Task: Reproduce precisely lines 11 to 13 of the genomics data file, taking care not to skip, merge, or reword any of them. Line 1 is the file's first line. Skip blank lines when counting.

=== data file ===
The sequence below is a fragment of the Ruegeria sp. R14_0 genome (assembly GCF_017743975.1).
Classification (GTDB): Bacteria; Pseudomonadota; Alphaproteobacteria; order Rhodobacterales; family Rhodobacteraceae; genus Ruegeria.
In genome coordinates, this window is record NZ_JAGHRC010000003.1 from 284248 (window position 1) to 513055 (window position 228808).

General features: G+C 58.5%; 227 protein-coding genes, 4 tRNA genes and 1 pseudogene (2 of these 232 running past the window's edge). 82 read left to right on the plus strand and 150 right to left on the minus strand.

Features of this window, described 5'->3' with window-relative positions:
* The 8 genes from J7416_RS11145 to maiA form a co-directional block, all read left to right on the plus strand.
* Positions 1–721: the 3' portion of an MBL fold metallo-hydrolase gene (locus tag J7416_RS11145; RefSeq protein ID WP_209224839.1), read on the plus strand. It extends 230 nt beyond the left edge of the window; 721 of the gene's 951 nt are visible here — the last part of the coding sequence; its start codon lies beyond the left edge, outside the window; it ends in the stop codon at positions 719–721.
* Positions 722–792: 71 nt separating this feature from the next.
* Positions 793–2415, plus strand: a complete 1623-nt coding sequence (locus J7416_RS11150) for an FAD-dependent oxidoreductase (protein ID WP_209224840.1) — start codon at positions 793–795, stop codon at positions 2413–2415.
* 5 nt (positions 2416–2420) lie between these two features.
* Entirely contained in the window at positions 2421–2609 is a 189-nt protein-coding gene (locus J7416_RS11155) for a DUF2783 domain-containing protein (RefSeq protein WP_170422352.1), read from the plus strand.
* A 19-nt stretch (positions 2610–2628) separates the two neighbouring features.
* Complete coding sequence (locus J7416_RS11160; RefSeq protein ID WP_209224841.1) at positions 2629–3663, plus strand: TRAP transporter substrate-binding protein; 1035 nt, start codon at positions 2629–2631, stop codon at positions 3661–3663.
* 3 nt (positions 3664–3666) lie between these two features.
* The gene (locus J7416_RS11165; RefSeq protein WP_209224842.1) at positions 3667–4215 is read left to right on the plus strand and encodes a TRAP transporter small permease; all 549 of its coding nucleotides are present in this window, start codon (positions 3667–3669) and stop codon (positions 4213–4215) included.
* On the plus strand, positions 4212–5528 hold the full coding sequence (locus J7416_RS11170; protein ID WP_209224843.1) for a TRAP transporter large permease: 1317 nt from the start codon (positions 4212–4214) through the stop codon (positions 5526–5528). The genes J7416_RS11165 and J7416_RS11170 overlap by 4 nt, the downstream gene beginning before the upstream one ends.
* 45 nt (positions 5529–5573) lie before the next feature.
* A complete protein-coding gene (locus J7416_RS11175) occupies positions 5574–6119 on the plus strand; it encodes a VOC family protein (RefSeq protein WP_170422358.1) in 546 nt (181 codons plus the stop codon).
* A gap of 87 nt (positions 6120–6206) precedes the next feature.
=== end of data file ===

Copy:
* Entirely contained in the window at positions 2421–2609 is a 189-nt protein-coding gene (locus J7416_RS11155) for a DUF2783 domain-containing protein (RefSeq protein WP_170422352.1), read from the plus strand.
* A 19-nt stretch (positions 2610–2628) separates the two neighbouring features.
* Complete coding sequence (locus J7416_RS11160; RefSeq protein ID WP_209224841.1) at positions 2629–3663, plus strand: TRAP transporter substrate-binding protein; 1035 nt, start codon at positions 2629–2631, stop codon at positions 3661–3663.